I've been eating at The Blue Parrot in Louisville (a very cute little town north of Denver that is rapidly becoming a suburb) since I was a little kid. Other peoples' little kids have been eating there since 1919, when Michael and Emira Colacci decided to open a restaurant to serve spaghetti to their fellow Italian coal miners. Their family runs the place to this day. My grandfather, being Italian, a former coal miner and a former bar owner, loved The Blue Parrot.
Also since 1919, there has been an item on the menu called the Wop Burger. I never thought anything of it. After all, the Colaccis were Wops. We were Wops. So there was a Wop Burger. Made perfect sense to me.
Apparently, it didn't make sense to one James Gambino, who apparently moved here from New York and found the Wop Burger offensive. (The name, not the burger itself. As far as I know.) He confronted the Colaccis and demanded that the name be changed.
Joe Colacci, age 90, instructed the next generation of Colaccis to leave the Wop Burger alone and "show him the door" if he complained again.
Not content with the door, Gambino complained to the National Italian American Federation in Washington DC, who wrote the Colaccis a letter "informing" these Italian Americans, whose family has served Italian Americans for nearly 90 years, that "Wop" is an offensive term to Italian Americans.
Not to this Italian American, it's not.
I've been a Wop my entire life. It's never been an offensive term in my world. My grandfather Dante Bonacci, who came from Italy to Colorado via Ellis Island in 1913, used the word all the time. We were Wops. I know the word was initially intended to be insulting (it stood for "with out papers", implying Italian immigrants were here illegally). But the Italians I knew embraced it and made it a term of endearment. And that's how I grew up. I was an adult before I knew there had ever been negative connotations associated with the word.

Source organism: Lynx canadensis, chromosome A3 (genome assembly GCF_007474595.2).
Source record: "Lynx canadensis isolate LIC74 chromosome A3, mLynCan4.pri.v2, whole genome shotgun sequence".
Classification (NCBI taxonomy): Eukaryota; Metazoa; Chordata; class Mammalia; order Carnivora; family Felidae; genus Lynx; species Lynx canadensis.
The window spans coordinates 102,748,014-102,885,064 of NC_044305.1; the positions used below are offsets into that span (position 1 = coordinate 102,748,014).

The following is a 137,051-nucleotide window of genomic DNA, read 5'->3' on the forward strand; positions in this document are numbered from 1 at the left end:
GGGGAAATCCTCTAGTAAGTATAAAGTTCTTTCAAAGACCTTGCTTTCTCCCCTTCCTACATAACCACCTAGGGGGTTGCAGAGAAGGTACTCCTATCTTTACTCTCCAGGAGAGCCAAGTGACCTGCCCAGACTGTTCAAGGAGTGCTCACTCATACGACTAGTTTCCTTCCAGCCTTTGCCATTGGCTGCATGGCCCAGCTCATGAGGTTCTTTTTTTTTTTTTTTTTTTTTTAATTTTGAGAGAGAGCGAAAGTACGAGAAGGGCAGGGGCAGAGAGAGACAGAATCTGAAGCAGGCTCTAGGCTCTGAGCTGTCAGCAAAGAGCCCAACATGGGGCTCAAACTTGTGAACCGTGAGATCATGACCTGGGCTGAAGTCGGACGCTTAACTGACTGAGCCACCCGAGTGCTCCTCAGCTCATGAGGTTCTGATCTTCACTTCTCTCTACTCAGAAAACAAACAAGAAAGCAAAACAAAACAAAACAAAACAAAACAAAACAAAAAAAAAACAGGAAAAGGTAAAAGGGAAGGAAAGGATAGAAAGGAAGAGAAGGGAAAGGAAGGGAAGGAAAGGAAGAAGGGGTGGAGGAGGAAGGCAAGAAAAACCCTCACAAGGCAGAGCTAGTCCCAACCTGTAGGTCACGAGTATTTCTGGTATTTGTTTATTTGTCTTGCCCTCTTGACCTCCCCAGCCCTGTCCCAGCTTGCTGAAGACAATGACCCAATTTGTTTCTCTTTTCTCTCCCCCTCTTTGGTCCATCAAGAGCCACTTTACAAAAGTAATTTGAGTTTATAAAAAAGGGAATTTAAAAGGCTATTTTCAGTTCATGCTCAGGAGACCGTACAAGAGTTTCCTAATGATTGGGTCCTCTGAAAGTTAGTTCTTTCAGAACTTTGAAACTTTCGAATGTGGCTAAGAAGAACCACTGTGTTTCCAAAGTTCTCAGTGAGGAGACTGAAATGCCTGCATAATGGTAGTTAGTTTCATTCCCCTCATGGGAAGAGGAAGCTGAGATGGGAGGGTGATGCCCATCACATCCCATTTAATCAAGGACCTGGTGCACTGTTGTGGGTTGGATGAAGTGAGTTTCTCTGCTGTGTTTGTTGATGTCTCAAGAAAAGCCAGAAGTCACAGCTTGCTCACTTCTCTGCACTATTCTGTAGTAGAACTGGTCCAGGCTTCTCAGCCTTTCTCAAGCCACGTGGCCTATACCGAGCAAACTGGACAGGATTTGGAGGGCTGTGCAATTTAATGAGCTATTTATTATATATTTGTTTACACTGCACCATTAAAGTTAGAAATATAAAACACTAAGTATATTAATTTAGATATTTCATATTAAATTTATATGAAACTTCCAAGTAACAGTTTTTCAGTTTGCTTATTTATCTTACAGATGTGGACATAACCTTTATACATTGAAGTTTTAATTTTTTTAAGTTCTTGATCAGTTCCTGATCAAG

The Colaccis were holding firm to the Wop Burger, until the Boulder County School District called. The district buys sauce from the Colaccis for their lunch program. They informed Richard Colacci that the district is proud of its stance on ethnic equity, and that the Wop Burger just wasn't kosher (my word, not theirs) in their world. They asked him to rename the item. They didn't flat-out threaten to stop ordering the sauce, but the implication was there.
And so the Wop Burger is now the Italian Burger.
And that makes me kind of sad.